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Diffuse Lung Disease: Diffuse Lung Disease |

Lymphoid Interstitial Pneumonia: An Uncommon Interstitial Lung Disease Commonly Seen in HIV FREE TO VIEW

Khalid Sherani, MD; Abhay Vakil, MD; Aniket Sharma, MD; Kelly Cervellione, MSHP; Craig Thurm, MD
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Jamaica Hospital Medical Center, Jamaica, NY


Copyright 2016, American College of Chest Physicians. All Rights Reserved.


Chest. 2016;149(4_S):A193. doi:10.1016/j.chest.2016.02.200
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SESSION TITLE: Diffuse Lung Disease

SESSION TYPE: Case Report Poster

PRESENTED ON: Sunday, April 17, 2016 at 11:45 AM - 12:45 PM

INTRODUCTION: Lymphoid interstitial pneumonia (LIP) is an uncommon disease characterized histopathologically by alveolar interstitial infiltration with lymphocytes, plasma cells and other lymphoreticular elements along with involvement of interlobular septa and sub-pleural areas. It presents in approximately 3% HIV positive patients and is considered an AIDS-defining illness most frequently diagnosed at autopsy. We report the case of a 49-year-old non-smoker female presenting with dyspnea and productive sputum. Imaging studies showed bilateral ground-glass opacities. Histopathologic examination confirmed LIP. She was found to be HIV positive on subsequent testing.

CASE PRESENTATION: A 49-year-old non-smoker female presented with dyspnea and productive cough for 2 days. She denied hemoptysis, leg edema and having any environmental, social or occupational risk factors for HIV. On examination, she was afebrile, tachypneic (22 breaths/min), tachycardic (102 beats/min) and hypoxic (85% on room air). Imaging studies showed diffuse bilateral ground glass opacities (Fig. 1a) with septal thickening and non-specific ill-defined nodules. The patient was placed on high flow oxygen therapy, cultured and started on empiric antibiotic therapy. Bronchoscopy with lavage failed to reveal any infectious etiology. Histopathologic examination showed lymphocytic infiltration of the bronchial wall and the interstitium with expansion of the alveolar septa (Fig. 1b and 1c) suggestive of LIP. Patient was started on steroid therapy. Due to frequent association of LIP with autoimmune and rheumatologic disorders, further serologic testing was performed. The patient was found to be HIV positive, requiring antiretroviral therapy leading to rapid improvement in her symptoms.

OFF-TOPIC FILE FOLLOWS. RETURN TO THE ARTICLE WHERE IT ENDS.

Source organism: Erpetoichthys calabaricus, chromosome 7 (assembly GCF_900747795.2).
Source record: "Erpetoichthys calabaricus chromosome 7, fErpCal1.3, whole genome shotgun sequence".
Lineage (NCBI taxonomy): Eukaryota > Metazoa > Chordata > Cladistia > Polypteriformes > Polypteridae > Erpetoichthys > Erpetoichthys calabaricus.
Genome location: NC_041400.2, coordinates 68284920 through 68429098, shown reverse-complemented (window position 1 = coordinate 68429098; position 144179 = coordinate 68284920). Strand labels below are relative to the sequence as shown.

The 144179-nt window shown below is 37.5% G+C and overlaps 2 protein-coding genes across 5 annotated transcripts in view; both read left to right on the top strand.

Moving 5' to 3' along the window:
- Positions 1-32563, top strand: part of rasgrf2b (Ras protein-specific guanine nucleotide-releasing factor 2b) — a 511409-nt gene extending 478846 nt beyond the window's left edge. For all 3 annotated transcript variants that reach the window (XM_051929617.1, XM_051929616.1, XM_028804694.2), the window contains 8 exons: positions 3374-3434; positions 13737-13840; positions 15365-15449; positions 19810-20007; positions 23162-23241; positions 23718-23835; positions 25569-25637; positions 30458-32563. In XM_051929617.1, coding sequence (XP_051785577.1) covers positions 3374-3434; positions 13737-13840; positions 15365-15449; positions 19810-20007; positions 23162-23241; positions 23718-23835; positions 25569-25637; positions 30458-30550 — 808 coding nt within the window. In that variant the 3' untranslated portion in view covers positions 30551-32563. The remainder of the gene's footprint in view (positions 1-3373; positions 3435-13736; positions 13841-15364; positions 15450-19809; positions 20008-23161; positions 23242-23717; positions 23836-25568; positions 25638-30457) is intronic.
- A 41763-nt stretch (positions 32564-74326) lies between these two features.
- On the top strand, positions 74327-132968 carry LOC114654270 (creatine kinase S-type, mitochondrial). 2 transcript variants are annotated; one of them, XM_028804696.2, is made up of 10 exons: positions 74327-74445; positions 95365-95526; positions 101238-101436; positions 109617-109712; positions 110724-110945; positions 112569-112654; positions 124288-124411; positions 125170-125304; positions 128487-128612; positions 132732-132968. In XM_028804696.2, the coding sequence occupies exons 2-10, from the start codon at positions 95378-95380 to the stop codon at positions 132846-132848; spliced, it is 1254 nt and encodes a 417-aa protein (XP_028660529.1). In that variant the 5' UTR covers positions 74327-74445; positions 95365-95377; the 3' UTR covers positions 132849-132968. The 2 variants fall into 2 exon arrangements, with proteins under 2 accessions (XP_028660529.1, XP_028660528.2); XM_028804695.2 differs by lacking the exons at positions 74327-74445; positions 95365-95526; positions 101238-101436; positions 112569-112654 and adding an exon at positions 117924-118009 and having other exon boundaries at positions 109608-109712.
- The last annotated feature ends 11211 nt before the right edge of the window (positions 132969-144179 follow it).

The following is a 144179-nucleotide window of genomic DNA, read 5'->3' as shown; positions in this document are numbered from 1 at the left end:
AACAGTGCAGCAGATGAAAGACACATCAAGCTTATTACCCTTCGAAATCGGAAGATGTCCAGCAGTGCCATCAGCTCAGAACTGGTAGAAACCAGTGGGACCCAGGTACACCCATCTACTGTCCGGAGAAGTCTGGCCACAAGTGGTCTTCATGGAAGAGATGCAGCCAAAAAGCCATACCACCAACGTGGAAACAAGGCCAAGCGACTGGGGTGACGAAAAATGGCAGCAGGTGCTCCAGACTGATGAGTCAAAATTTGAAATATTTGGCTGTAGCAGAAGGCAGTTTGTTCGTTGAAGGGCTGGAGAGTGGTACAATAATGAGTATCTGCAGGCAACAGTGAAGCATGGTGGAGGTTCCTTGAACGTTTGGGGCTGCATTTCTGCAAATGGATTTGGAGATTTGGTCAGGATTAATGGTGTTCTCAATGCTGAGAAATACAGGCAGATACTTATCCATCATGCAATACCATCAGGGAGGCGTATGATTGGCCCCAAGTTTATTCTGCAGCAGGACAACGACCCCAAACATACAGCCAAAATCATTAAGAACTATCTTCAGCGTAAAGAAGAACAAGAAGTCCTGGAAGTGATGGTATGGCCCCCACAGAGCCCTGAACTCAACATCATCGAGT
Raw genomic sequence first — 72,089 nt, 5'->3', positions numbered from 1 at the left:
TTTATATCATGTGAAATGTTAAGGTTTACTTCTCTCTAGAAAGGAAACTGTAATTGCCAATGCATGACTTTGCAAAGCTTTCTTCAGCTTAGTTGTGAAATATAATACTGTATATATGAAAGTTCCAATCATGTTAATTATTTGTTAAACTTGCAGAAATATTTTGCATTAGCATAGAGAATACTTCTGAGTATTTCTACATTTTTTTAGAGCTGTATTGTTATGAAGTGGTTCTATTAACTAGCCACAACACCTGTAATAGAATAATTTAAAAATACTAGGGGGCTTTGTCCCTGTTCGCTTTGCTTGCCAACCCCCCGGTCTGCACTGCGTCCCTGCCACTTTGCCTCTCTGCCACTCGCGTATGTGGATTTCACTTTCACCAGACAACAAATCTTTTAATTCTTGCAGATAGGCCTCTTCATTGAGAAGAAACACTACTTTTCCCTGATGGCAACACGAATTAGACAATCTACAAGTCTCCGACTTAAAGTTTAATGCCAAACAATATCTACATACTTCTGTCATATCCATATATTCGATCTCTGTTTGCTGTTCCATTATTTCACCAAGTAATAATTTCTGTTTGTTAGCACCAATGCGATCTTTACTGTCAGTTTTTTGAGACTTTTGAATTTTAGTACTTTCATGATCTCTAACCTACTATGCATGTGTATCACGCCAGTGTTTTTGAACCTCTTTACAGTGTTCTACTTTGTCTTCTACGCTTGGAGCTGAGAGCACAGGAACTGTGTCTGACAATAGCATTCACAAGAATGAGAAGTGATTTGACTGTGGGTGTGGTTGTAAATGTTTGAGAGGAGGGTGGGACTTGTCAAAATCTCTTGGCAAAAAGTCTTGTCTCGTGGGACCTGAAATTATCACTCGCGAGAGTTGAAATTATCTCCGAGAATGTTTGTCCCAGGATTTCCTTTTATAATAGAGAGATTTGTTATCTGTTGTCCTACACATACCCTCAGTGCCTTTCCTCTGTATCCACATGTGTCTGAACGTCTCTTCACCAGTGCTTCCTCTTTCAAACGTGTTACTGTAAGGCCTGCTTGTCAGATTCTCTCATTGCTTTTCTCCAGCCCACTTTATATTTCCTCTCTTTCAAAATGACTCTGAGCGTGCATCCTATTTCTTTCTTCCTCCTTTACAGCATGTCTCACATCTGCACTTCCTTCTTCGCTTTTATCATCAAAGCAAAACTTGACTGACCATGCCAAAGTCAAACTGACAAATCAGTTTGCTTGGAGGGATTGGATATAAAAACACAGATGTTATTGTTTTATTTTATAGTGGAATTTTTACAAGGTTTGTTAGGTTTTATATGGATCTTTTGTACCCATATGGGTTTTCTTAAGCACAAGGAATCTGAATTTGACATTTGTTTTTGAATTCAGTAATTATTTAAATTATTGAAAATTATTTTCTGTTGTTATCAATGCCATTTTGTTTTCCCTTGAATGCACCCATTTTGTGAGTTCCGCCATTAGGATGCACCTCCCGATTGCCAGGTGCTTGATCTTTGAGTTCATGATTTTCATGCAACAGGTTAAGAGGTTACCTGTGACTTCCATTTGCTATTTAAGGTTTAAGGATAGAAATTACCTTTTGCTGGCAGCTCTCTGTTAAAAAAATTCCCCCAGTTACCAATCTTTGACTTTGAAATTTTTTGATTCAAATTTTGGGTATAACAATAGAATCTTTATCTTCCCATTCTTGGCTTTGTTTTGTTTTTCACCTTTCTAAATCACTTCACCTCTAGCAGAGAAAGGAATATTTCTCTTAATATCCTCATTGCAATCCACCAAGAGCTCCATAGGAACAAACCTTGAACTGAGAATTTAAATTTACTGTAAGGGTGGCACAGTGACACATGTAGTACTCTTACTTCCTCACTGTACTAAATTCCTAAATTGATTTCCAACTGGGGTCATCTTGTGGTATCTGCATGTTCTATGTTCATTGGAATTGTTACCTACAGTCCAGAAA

DISCUSSION: LIP is an uncommon lymphoproliferative pulmonary disorder, mostly found in individuals with HIV, hypergammaglobulinemia, Sjögren’s disease and other autoimmune conditions. The exact incidence and prevalence are unknown. Radiologically it is characterized by ground glass opacities, centrilobular nodules and septal thickening with cystic changes seen in later stages of the disease. The optimal treatment for LIP is unknown. Most patients with underlying HIV respond to antiretroviral therapy. Long term steroid therapy with is usually recommended in non-HIV patients. Premature steroid taper is the most common cause of relapse with about 20% patients requiring immunosuppressant therapy. Malignant transformation has been documented in about 5% cases.

CONCLUSIONS: It is important to recognize HIV as one of the risk factors for LIP with antiretroviral therapy resulting in rapid improvement of HIV-associated LIP.

Reference #1: Innes AL et al. Resolution of lymphocytic interstitial pneumonitis in an HIV infected adult after treatment with HAART. Sex Transm Infect. 2004;80(5):417.

DISCLOSURE: The following authors have nothing to disclose: Khalid Sherani, Abhay Vakil, Aniket Sharma, Kelly Cervellione, Craig Thurm

No Product/Research Disclosure Information


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